Saturday, 30 April 2011

Eee... but the new Asus Transformer isn't half grand!

Amazing to think that all those years ago when I began what I still persist - in open defiance of the woeful lack of professional remuneration it accrues - on calling my writing 'career', I started on something like this:

Yes. And I wrote so many silly stories, pathetic poems and awful articles that - one day - the little bit of metal that jumps up and down when you hit the keys and that holds the ribbon snapped, broke, sheared off and that was it. But fired with enthusiasm for the new home PC's I got one. It's probably in a museum now. And anyway, I didn't actually 'write' much on it. I actually wrote on one of these:

Yes! A Psion organiser, with a cool 256k of memory - more (so the man who sold it to me told me) than was needed on the Apollo moon landings. Well, it worked for me. I wrote. Lots. But it broke. And that seemed to be the way of things as I tried out all manner of devices. I scaled down from the tower desktop PC to the neatest, smallest lap-top I could find, but it wasn't the same. You see, you couldn't fit it in your jacket pocket. And writing fiction - which requires a little bit of inspiration, as well as lots of perspiration - demands something reasonable portable. I know, I could've used a pen and paper, but... that typewriter, all those years ago, had spoiled me. I could only keep up with my own thoughts on a keyboard.

Then came smart-phones. Oh yes! They were small. You could fit them in your pocket, that's for sure. But they were, perhaps, a bit too small. Getting used to the teeny-tiny on-screen keyboard on an iPhone, for example, takes time. And no matter how adept you might become, the writing's never going to be as accurate.

But now, ladies and gentlemen, I think I might have found the answer. Because those awfully nice Asus people have sent me this little beauty to have a play around with:

Now, I've played with the iPad and liked it. I like the touch-screen technology of a tablet. But I can't get used to the on-screen keyboard. And this amazing piece of kit comes with it's own, making it a cross between a tablet and a note-book, I suppose.

Ok, it won't quite fit in my inside jacket pocket. But it's light and thin and portable in every other way. Ladies, you could certainly fit one in your handbag. In fact, I might be getting one (a hand bag, that is) for just such a purpose.

But I digress. I'm going to enjoy putting the new Eee Pad Transformer through its paces, and reporting back both here and on the website.

If only the quality of writing improved in proportion to the tools you've got, eh? With this piece of kit, even Shakespeare had better watch out!


  1. I started out on an old typewriter (I learned to touch-type on it, one of the best things I did to "improve my handwriting") then graduated to an Amstrad computer with 3" disk drive. Blank disks for that were hard to come by.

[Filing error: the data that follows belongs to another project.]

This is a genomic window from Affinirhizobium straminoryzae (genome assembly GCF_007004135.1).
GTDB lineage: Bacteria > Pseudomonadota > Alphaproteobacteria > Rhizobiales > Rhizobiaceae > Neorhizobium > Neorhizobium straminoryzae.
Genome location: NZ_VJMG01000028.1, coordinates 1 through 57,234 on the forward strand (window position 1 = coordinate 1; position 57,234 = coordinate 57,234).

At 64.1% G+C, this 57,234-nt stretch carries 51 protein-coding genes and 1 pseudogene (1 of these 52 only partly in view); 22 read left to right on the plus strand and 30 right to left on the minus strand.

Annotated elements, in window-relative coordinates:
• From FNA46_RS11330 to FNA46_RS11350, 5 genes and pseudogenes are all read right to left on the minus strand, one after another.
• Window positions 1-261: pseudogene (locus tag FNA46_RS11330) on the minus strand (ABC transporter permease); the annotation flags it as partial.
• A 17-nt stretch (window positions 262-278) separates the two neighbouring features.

Now I've settled on a nice Moleskine notebook, a selection of pens and whatever computer I can lay my hands on. I find the on-screen keyboard on my phone too small to be comfortable for long-term writing, so I'm looking for a bluetooth keyboard to give me that flexibility.

    If you rate the Transformer, I'll look at getting a couple in at work, see what the great and the good think about them.

  2. Oo it looks nice! Bet it can do all sorts of new fangled stuff.

    I learnt on a typewriter too - I'm old enough to remember the old carbon papers and changing the ribbon and winding it on. I used to love the satisfying 'ping' at the end of a line. I had a trusty blue one when I was on my journalism training course.

    I scribble in notebooks but actually write on a PC. Can't get on with the iPad for writing.

    Let us know what you think - does it have screenwriting programmes?

  3. I'll keep you posted John... although initial impressions are certainly favourable and I'm sure they'd be useful pieces of kit for work.

    Not sure about the screenwriting programmes DB... watch this space! And I'd forgotten about the 'ping' at the end of a line - wonder if there's a PC programme that replicates that?

  4. I am just about to make this technological leap, (a major one, for me - though the first device you mention is only familiar to me as a child at my grandparents house(!)) so a timely post that I will need to investigate further...

  5. Keep checking back in that case, HM - there'll be more about the Eee Pad in a day or two.

  6. I do miss the old clack clack of the typewriter. It was and is such a satisfying sound.

  7. Me too Polly. Did you listen to my interview about typewriter nostalgia? It's top of the side-bar on the blog at prese


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